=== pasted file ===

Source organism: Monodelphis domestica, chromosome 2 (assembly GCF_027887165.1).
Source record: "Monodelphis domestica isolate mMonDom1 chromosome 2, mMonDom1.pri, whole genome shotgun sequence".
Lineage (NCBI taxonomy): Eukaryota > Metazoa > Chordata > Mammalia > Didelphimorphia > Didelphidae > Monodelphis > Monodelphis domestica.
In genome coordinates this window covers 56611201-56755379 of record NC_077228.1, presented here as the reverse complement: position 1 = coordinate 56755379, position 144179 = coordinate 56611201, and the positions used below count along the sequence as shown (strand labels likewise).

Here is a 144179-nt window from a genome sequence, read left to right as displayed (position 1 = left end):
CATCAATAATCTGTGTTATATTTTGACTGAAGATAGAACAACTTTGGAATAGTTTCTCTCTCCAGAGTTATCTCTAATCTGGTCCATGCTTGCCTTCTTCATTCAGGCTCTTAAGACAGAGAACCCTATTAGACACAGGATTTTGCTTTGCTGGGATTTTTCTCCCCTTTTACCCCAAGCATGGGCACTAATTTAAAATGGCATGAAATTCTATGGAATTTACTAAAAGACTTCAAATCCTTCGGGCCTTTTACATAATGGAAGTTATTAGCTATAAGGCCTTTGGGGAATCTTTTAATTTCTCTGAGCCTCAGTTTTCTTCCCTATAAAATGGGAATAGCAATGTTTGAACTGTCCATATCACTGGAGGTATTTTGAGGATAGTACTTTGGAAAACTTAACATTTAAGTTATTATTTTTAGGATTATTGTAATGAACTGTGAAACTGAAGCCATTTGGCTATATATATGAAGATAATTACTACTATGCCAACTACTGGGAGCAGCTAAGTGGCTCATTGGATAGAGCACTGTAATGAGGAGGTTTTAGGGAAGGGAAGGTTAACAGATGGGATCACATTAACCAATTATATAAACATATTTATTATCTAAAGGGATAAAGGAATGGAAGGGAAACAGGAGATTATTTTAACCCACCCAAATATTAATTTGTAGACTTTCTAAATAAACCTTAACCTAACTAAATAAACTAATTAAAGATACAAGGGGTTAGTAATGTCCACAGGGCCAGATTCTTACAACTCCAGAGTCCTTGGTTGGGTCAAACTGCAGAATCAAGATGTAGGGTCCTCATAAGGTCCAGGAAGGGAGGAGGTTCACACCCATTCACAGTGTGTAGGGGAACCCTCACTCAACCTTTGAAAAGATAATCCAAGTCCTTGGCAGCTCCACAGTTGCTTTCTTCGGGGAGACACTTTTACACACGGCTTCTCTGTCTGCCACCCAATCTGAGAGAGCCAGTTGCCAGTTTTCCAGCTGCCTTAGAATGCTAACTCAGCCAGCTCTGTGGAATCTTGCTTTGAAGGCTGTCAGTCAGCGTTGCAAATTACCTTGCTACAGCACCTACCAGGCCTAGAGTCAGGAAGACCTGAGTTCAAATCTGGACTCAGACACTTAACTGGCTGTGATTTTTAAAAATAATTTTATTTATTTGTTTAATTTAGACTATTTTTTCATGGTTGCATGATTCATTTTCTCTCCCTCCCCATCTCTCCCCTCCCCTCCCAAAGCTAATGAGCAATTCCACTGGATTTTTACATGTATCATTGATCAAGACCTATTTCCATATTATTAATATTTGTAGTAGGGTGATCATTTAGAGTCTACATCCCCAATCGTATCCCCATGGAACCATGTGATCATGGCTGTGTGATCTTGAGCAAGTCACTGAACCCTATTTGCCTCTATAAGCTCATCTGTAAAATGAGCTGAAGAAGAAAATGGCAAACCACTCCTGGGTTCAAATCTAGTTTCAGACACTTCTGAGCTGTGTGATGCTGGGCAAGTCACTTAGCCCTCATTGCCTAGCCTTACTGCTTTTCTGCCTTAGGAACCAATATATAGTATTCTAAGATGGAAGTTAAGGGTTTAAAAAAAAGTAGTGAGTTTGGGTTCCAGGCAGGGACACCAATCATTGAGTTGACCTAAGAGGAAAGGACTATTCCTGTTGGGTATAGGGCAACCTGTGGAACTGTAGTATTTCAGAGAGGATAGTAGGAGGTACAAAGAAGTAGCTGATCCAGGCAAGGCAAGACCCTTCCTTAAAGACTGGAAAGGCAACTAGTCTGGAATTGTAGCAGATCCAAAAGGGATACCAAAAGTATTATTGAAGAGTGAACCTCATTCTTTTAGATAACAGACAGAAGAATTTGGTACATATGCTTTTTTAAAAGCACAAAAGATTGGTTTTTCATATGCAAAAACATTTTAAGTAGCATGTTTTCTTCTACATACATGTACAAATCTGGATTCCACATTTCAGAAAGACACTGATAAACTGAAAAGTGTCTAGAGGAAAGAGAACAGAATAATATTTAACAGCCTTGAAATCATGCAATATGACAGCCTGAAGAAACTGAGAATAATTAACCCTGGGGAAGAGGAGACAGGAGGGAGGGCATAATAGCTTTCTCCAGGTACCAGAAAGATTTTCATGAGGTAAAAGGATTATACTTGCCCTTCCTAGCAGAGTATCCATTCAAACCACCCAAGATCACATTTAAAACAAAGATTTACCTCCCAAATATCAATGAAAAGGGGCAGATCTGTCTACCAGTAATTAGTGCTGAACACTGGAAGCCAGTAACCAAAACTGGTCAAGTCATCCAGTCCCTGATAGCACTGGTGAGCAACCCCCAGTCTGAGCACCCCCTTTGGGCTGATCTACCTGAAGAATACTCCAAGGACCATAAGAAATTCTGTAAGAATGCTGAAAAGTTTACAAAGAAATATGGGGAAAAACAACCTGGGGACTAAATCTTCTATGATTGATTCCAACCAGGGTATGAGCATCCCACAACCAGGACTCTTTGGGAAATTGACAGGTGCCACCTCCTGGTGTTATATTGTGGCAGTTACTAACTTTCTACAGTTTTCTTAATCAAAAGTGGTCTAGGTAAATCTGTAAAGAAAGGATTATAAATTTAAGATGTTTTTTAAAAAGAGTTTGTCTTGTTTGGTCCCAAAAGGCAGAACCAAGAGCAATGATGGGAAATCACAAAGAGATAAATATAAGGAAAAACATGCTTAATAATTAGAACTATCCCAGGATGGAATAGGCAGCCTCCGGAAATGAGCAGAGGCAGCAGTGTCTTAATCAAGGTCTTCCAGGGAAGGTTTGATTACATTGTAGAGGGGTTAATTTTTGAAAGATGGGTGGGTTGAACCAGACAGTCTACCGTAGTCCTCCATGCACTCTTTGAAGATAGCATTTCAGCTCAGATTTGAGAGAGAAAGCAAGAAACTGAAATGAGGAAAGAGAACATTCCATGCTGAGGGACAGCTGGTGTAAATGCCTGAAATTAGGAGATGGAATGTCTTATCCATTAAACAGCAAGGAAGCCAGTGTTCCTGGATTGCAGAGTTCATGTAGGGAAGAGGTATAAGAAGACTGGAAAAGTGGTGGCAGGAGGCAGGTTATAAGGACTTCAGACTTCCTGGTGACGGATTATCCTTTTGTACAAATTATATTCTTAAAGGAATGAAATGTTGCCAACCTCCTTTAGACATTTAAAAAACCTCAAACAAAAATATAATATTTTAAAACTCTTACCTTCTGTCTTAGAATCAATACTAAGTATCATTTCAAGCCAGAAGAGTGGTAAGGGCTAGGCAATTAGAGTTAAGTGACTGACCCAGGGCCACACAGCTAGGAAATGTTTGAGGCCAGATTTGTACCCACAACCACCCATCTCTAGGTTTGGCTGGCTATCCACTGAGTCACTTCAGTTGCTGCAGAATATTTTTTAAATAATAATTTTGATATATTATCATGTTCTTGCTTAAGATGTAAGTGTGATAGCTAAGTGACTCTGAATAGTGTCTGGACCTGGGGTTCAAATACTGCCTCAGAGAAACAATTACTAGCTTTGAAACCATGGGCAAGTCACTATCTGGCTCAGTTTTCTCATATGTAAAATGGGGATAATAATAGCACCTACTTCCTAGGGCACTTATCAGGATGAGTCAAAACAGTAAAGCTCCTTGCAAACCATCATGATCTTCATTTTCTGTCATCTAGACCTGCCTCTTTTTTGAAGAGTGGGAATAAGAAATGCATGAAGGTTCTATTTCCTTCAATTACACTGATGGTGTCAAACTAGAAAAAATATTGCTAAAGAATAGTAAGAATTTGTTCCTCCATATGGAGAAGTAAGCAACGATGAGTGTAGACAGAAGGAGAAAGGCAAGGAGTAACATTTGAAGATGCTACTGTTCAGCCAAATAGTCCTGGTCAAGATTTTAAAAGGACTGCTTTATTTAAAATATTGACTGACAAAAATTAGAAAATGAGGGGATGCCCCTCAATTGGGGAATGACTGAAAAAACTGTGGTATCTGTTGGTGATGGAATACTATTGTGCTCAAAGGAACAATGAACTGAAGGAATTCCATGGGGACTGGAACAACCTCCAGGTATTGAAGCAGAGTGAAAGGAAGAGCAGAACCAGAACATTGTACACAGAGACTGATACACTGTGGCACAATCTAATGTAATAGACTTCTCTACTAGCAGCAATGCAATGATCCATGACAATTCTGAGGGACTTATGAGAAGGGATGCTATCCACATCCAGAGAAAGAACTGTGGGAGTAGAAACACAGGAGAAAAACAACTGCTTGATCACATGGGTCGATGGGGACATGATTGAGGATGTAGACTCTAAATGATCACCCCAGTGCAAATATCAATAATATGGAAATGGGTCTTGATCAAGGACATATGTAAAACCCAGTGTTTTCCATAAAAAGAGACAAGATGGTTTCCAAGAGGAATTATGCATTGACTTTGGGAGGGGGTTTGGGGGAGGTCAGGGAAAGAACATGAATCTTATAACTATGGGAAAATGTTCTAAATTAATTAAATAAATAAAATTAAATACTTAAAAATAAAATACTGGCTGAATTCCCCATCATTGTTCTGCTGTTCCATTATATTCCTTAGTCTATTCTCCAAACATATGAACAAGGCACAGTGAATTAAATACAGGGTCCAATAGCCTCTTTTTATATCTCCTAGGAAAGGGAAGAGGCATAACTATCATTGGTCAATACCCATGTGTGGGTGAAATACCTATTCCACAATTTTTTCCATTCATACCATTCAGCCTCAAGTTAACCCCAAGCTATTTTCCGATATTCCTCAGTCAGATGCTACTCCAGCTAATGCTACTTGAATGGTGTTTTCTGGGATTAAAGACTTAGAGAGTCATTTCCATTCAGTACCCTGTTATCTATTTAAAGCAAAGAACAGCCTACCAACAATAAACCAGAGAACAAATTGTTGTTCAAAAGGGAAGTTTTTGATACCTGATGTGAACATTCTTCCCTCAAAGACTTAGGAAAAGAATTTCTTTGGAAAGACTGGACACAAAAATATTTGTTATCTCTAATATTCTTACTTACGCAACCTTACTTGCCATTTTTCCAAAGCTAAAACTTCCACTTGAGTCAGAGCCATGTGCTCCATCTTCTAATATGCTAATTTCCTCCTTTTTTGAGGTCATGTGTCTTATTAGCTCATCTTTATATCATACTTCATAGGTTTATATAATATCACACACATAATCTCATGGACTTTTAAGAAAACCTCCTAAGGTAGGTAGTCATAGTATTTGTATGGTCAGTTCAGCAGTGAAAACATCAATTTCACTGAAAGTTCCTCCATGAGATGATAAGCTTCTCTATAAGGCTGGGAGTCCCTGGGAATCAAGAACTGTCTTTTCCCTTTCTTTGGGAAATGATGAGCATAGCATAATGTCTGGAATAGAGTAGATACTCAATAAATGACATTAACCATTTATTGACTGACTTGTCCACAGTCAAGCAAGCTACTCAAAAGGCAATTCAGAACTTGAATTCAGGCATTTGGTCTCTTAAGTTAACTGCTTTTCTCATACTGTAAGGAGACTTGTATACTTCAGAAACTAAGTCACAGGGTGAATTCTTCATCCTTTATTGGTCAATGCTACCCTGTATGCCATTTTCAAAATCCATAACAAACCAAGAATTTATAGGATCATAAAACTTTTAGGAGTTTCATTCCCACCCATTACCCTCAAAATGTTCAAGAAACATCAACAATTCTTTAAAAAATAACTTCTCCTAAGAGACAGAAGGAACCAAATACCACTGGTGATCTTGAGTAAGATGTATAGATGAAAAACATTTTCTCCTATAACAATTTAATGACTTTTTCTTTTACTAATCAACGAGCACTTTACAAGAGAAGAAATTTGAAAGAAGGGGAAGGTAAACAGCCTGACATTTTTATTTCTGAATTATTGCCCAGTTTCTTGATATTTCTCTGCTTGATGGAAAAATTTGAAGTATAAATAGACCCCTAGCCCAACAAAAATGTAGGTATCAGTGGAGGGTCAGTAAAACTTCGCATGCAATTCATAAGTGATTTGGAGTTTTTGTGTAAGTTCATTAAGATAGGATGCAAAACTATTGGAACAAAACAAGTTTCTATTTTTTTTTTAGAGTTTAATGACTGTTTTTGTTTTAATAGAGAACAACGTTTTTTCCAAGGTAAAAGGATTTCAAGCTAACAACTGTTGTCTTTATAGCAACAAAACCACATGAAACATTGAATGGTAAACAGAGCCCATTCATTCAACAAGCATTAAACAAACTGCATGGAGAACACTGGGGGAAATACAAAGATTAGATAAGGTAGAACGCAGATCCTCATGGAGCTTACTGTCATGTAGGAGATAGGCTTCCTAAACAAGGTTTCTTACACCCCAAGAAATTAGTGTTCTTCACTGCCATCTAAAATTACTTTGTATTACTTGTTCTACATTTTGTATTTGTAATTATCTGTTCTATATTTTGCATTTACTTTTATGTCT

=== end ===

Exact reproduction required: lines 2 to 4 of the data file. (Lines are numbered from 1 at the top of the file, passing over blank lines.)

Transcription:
Source record: "Monodelphis domestica isolate mMonDom1 chromosome 2, mMonDom1.pri, whole genome shotgun sequence".
Lineage (NCBI taxonomy): Eukaryota > Metazoa > Chordata > Mammalia > Didelphimorphia > Didelphidae > Monodelphis > Monodelphis domestica.
In genome coordinates this window covers 56611201-56755379 of record NC_077228.1, presented here as the reverse complement: position 1 = coordinate 56755379, position 144179 = coordinate 56611201, and the positions used below count along the sequence as shown (strand labels likewise).